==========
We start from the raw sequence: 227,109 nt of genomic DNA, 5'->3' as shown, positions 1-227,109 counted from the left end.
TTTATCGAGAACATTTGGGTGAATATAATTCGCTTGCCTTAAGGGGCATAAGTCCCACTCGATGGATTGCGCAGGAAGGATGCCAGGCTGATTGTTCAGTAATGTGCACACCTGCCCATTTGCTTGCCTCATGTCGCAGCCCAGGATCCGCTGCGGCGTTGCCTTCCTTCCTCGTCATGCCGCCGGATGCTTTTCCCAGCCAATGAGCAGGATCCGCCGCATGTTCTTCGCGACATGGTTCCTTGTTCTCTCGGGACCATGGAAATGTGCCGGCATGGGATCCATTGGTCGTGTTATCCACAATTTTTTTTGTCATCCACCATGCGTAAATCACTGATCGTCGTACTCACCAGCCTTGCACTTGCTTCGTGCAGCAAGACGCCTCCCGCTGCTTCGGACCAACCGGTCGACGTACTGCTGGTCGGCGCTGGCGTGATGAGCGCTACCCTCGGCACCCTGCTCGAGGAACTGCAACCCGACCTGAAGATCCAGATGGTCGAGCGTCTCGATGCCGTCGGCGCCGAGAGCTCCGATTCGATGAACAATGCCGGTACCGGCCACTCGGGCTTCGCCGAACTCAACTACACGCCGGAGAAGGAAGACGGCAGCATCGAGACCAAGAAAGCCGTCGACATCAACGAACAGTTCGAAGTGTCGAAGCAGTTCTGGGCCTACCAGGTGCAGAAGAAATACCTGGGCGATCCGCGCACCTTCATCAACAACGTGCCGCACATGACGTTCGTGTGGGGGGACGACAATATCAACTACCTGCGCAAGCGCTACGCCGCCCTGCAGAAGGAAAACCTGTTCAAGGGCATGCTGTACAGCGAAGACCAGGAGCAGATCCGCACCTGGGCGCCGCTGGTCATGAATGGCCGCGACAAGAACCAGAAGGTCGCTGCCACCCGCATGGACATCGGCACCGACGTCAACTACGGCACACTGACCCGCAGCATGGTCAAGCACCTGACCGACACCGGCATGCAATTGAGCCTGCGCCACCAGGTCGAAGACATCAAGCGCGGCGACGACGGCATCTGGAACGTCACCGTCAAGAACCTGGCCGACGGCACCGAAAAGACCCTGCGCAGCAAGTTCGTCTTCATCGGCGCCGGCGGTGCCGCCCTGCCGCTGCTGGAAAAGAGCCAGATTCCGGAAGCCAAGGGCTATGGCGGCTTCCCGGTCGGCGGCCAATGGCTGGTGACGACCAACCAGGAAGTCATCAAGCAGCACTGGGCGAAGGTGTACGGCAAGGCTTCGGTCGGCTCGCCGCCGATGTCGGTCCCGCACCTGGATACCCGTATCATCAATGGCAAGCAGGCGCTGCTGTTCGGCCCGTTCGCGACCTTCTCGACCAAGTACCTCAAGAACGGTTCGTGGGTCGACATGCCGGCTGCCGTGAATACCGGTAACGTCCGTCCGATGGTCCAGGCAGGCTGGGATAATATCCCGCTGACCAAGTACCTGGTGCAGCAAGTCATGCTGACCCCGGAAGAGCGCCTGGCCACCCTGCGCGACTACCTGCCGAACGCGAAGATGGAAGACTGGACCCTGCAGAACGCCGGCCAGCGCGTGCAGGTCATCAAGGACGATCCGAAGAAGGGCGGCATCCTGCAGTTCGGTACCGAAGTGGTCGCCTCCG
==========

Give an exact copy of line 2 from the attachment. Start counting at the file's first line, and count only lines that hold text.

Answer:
TTTATCGAGAACATTTGGGTGAATATAATTCGCTTGCCTTAAGGGGCATAAGTCCCACTCGATGGATTGCGCAGGAAGGATGCCAGGCTGATTGTTCAGTAATGTGCACACCTGCCCATTTGCTTGCCTCATGTCGCAGCCCAGGATCCGCTGCGGCGTTGCCTTCCTTCCTCGTCATGCCGCCGGATGCTTTTCCCAGCCAATGAGCAGGATCCGCCGCATGTTCTTCGCGACATGGTTCCTTGTTCTCTCGGGACCATGGAAATGTGCCGGCATGGGATCCATTGGTCGTGTTATCCACAATTTTTTTTGTCATCCACCATGCGTAAATCACTGATCGTCGTACTCACCAGCCTTGCACTTGCTTCGTGCAGCAAGACGCCTCCCGCTGCTTCGGACCAACCGGTCGACGTACTGCTGGTCGGCGCTGGCGTGATGAGCGCTACCCTCGGCACCCTGCTCGAGGAACTGCAACCCGACCTGAAGATCCAGATGGTCGAGCGTCTCGATGCCGTCGGCGCCGAGAGCTCCGATTCGATGAACAATGCCGGTACCGGCCACTCGGGCTTCGCCGAACTCAACTACACGCCGGAGAAGGAAGACGGCAGCATCGAGACCAAGAAAGCCGTCGACATCAACGAACAGTTCGAAGTGTCGAAGCAGTTCTGGGCCTACCAGGTGCAGAAGAAATACCTGGGCGATCCGCGCACCTTCATCAACAACGTGCCGCACATGACGTTCGTGTGGGGGGACGACAATATCAACTACCTGCGCAAGCGCTACGCCGCCCTGCAGAAGGAAAACCTGTTCAAGGGCATGCTGTACAGCGAAGACCAGGAGCAGATCCGCACCTGGGCGCCGCTGGTCATGAATGGCCGCGACAAGAACCAGAAGGTCGCTGCCACCCGCATGGACATCGGCACCGACGTCAACTACGGCACACTGACCCGCAGCATGGTCAAGCACCTGACCGACACCGGCATGCAATTGAGCCTGCGCCACCAGGTCGAAGACATCAAGCGCGGCGACGACGGCATCTGGAACGTCACCGTCAAGAACCTGGCCGACGGCACCGAAAAGACCCTGCGCAGCAAGTTCGTCTTCATCGGCGCCGGCGGTGCCGCCCTGCCGCTGCTGGAAAAGAGCCAGATTCCGGAAGCCAAGGGCTATGGCGGCTTCCCGGTCGGCGGCCAATGGCTGGTGACGACCAACCAGGAAGTCATCAAGCAGCACTGGGCGAAGGTGTACGGCAAGGCTTCGGTCGGCTCGCCGCCGATGTCGGTCCCGCACCTGGATACCCGTATCATCAATGGCAAGCAGGCGCTGCTGTTCGGCCCGTTCGCGACCTTCTCGACCAAGTACCTCAAGAACGGTTCGTGGGTCGACATGCCGGCTGCCGTGAATACCGGTAACGTCCGTCCGATGGTCCAGGCAGGCTGGGATAATATCCCGCTGACCAAGTACCTGGTGCAGCAAGTCATGCTGACCCCGGAAGAGCGCCTGGCCACCCTGCGCGACTACCTGCCGAACGCGAAGATGGAAGACTGGACCCTGCAGAACGCCGGCCAGCGCGTGCAGGTCATCAAGGACGATCCGAAGAAGGGCGGCATCCTGCAGTTCGGTACCGAAGTGGTCGCCTCCG